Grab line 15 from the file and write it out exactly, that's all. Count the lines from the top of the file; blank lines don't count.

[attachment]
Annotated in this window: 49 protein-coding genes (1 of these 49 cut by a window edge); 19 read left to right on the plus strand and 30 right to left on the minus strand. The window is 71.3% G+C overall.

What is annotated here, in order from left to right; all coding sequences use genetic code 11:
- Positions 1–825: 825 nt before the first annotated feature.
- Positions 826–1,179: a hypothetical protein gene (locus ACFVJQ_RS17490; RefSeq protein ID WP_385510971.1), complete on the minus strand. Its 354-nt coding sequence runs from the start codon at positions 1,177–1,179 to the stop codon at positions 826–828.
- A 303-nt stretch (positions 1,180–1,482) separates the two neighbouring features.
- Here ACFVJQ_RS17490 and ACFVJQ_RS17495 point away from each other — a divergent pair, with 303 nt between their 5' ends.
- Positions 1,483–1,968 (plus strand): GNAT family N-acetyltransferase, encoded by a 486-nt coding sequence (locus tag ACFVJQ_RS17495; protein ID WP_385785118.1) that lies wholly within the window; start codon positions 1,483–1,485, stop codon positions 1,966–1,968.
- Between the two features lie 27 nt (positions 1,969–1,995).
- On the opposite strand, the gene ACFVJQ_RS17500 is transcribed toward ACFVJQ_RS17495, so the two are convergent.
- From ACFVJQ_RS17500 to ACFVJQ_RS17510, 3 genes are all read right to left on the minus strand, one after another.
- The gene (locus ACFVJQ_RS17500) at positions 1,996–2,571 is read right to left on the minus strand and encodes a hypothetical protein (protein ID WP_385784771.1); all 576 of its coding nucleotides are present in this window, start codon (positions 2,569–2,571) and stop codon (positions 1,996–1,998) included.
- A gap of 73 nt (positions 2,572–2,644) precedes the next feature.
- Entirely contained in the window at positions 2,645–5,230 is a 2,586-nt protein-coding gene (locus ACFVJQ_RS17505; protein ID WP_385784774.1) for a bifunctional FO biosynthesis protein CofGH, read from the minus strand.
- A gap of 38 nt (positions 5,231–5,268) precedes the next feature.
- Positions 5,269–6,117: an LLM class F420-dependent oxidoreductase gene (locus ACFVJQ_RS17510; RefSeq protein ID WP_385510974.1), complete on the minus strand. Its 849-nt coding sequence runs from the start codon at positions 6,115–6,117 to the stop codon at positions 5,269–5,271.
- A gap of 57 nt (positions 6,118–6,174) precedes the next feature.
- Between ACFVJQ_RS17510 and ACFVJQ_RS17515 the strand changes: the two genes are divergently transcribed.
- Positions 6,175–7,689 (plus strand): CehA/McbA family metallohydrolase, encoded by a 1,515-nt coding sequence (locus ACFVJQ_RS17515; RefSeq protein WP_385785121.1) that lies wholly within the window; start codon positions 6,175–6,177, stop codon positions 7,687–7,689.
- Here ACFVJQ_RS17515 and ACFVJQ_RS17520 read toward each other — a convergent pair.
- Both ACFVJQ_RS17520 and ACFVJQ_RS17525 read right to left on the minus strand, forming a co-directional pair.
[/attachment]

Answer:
- Positions 5,269–6,117: an LLM class F420-dependent oxidoreductase gene (locus ACFVJQ_RS17510; RefSeq protein ID WP_385510974.1), complete on the minus strand. Its 849-nt coding sequence runs from the start codon at positions 6,115–6,117 to the stop codon at positions 5,269–5,271.